I am a lover of classic games and I've developed some classical games such as:

  • Connect 4
  • Monopoly
  • Trivial
  • Battleship

My main question is what will happen if I publish any of these applications in the existing app stores such as Play Store or App Store for Android/iOS.

Can I create my own games and publish them? Or I will encounter legal problems because these games have been around for years and are protected by the creators.

Should I use an exclusive design or can I rely on the designs of the original games?

Nowadays, I can see most of these games are published by different developers than the original creator of the game.

  • 1
    "Could some one guide me in this matter?"- Yes, a lawyer. Nov 10, 2020 at 15:40

4 Answers 4


It depends on the game and what you copy.

Games are an utter nightmare when it comes to IP law as so many parts of them cannot be copyrighted. Game rules for example cannot be copyrighted, nor can the concept itself.

Some things can be copyrighted or trademarked. You cannot use the following:

  • Names
  • Written elements- while the rules themselves can't be copyrighted, rulebooks can
  • Artwork and other visual elements
  • Miniatures designed for the game
  • Original characters

Try to avoid these and the Hasbro lawyers should leave you alone.

  • The printed game rules that come with the game certainly are copyrighted, That doesn't stop you from a rewording that expresses the same concepts differently. Nov 10, 2020 at 22:05
  • I've heard gethopolly get sued
    – user4951
    Nov 11, 2020 at 1:35
  • @user4951 Due to being a derivative work that used copyrights and trademarks. The name Monopoly, and the character Mr Moneybags are both trademarked. There was also the defamation aspect- the game wa incredibly racist and reflected badly on Monopoly. Nov 11, 2020 at 12:21

Each game has a different profile of intellectual property including copyrights on text and images and trademarks. Some games may even have patent protection.


There are various possible protected elements in such games. Graphic images and the written text of rules may be protected by copyright, unless they are old enough that the copyright has expired, or the images are too simple to be protected.

If a sufficiently different set of images and text are used, copyright will not apply. The ideas of the game rule, and the game mechanics, are not protected by copyright, but the specific words describing those mechanics may be. A new set of rules would nee to be different enough not to be considered a derivative work to be free of copyright issues.Just how different that must be depends on the specific facts. When there is only one way of naturally expressing an idea, or only a small number of such ways, one of those may be used without a copyright violation.

The name of a game is often protected as a trademark. Unlike copyrights, trademarks do not expire as long as they are still in active use. To be free odf trademark protection, a new name would need to be sufficiently different that reasonable people would not be decieved into tthinking that it was associated with, or sponsored or endoirsed by, teh trademark owners ofd the origina. A prominent disclaimer can help avoid such confusion.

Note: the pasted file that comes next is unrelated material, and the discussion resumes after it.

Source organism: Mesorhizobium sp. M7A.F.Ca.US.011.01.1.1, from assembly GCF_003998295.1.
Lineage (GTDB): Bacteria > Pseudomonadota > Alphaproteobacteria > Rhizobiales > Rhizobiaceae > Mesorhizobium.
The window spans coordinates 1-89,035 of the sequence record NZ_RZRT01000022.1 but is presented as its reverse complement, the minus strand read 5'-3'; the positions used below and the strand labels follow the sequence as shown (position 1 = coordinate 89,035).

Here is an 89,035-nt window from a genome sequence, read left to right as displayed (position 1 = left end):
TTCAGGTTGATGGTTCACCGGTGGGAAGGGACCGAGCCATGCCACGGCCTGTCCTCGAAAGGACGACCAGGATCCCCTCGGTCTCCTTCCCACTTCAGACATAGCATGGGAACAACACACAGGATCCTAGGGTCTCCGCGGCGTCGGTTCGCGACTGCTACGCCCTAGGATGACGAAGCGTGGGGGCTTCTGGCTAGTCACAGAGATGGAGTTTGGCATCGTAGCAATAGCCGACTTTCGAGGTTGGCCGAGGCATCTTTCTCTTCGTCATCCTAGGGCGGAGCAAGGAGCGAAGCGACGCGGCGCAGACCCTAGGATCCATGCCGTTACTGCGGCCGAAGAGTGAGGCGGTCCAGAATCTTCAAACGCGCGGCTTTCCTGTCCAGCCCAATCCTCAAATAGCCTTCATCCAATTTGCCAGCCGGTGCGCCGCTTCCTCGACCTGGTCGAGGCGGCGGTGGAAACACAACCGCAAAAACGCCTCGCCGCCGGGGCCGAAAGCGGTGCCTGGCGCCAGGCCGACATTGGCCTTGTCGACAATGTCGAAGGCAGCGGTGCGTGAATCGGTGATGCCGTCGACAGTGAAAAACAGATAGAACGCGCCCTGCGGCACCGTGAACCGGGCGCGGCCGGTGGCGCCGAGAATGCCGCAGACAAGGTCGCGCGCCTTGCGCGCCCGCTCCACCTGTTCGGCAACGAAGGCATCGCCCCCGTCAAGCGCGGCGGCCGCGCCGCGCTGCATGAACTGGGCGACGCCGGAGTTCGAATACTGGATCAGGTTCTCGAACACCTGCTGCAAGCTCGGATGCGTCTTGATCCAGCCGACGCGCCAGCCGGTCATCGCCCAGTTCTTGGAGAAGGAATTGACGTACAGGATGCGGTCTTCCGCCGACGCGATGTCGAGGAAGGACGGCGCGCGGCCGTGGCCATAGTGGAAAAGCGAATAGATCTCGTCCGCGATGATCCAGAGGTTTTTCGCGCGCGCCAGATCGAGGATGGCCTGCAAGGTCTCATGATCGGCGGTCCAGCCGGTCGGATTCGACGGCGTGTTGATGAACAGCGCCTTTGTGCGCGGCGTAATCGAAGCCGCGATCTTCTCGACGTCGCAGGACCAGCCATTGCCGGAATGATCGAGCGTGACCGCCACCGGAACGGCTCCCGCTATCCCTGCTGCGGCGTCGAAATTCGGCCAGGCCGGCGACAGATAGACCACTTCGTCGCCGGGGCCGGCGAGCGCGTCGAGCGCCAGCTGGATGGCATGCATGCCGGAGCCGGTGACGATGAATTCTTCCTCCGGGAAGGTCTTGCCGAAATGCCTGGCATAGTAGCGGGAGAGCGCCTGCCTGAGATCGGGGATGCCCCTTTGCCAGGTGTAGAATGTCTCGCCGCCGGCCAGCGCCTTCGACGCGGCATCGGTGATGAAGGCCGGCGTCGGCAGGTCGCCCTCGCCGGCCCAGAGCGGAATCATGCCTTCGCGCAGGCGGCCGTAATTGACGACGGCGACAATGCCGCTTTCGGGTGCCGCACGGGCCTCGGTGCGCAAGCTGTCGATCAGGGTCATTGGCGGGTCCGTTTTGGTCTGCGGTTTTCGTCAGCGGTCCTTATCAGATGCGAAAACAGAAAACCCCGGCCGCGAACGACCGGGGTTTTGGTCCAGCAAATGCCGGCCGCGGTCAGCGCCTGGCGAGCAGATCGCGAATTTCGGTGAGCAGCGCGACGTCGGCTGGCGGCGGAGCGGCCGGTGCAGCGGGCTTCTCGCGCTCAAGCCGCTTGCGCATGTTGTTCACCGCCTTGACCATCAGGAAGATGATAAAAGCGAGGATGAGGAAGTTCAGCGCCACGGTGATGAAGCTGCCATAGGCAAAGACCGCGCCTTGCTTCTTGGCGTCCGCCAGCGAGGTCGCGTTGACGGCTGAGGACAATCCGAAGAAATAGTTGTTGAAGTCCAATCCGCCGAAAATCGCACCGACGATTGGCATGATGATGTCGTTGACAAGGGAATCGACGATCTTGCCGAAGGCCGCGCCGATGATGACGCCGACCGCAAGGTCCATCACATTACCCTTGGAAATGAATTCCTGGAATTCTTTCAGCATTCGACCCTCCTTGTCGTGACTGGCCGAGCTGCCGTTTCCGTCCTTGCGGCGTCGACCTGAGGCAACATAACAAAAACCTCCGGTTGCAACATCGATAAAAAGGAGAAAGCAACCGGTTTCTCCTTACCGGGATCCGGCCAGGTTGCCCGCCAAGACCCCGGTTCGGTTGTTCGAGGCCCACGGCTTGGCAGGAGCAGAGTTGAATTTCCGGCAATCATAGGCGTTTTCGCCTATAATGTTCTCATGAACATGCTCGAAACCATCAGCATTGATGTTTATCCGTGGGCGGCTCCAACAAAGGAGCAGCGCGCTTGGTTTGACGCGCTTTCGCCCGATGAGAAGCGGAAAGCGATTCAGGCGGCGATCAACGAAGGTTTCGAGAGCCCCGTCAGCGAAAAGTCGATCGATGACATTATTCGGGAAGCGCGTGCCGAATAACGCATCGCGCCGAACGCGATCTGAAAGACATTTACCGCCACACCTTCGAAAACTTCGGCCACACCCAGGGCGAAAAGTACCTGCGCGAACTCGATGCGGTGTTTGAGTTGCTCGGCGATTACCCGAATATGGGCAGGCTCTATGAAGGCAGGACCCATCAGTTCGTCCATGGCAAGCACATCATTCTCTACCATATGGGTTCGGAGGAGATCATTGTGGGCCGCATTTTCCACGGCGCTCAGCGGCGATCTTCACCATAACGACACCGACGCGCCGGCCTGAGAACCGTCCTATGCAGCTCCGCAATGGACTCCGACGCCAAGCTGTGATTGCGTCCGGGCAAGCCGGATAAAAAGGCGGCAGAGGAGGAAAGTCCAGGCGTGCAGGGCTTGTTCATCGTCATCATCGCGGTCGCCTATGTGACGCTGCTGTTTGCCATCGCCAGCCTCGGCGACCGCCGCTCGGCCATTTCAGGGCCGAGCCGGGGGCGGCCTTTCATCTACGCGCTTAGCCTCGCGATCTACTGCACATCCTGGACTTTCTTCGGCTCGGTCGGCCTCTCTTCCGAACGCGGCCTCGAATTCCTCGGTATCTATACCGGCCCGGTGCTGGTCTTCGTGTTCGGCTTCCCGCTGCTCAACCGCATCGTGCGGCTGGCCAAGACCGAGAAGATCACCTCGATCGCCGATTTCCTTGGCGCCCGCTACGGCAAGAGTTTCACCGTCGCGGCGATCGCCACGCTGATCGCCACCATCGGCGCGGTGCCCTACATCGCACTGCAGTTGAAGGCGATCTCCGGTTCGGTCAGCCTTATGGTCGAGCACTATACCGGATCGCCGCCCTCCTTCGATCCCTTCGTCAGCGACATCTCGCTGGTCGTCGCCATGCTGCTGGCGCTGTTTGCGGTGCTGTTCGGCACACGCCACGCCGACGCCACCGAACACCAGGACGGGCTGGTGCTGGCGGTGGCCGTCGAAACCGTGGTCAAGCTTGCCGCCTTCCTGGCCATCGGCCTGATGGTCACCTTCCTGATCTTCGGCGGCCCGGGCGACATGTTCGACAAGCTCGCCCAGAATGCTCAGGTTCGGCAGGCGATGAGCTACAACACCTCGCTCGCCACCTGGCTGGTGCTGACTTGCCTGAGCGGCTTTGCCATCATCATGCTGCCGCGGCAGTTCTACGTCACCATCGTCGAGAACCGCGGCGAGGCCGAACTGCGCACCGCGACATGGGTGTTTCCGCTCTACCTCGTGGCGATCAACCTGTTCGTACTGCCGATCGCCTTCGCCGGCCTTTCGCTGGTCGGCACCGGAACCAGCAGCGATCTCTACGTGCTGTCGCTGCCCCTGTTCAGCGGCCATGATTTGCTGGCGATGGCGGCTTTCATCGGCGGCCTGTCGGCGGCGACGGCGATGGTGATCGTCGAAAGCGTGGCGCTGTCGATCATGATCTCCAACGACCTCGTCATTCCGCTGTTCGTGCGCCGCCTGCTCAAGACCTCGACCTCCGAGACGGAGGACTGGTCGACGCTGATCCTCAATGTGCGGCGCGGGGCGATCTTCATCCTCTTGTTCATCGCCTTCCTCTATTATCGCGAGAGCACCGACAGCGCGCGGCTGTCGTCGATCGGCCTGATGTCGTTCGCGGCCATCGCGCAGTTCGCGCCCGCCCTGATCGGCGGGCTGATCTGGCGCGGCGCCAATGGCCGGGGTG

The "trade dress" of a product can also be protected under trademark law. This includes the distinctive colors and apparent of the package, and the styling of a name, such as a unique combination of font and colors. The cursive form of 'coca-cola" is an example of trade dress. The appearance of a game board or of game elements such as cards may also be trade dress, if it is distinctive. A new version would need to avoid similar trade dress to be free of trademark protection.

In some cases game design may be subject to patent protection. But patents expire in a much shorter tiem frame than copyrights do, on the order of 20 years. Games much older than that will not have active patent protections.

A new version of an old game that uses a wholly different name, a completely different logo and appearance, and rules written in significantly different terms will probably not be subject to any v valid IP claims, although a publisher might make such claims.


What happens? You get sued

These games are the intellectual property (both trademark and copyright) of their owners.

Now, what precisely is protected varies and the Scrabulous suit was settled after changes were made and (possibly) money changed hands.

Many of these games have elements that are old enough to be public domain and the rules themselves have no protection but in their commercial forms (their “trade dress”) and particularly their names have IP protection.

  • Unless, like Battleship, the game is in the public domain.
    – phoog
    Nov 10, 2020 at 14:16
  • 4
    @DaleM Your link refers to a lawsuit that was dropped. It also refers to a copy of Scrabble, yet Words with Friends exists. I'm not saying this answer is wrong but there is so much more nuance to it. Nov 10, 2020 at 15:39
  • 4
    Why have critical comments on this admin's post been deleted, and by whom?
    – bdb484
    Nov 11, 2020 at 3:43

You must log in to answer this question.

Not the answer you're looking for? Browse other questions tagged .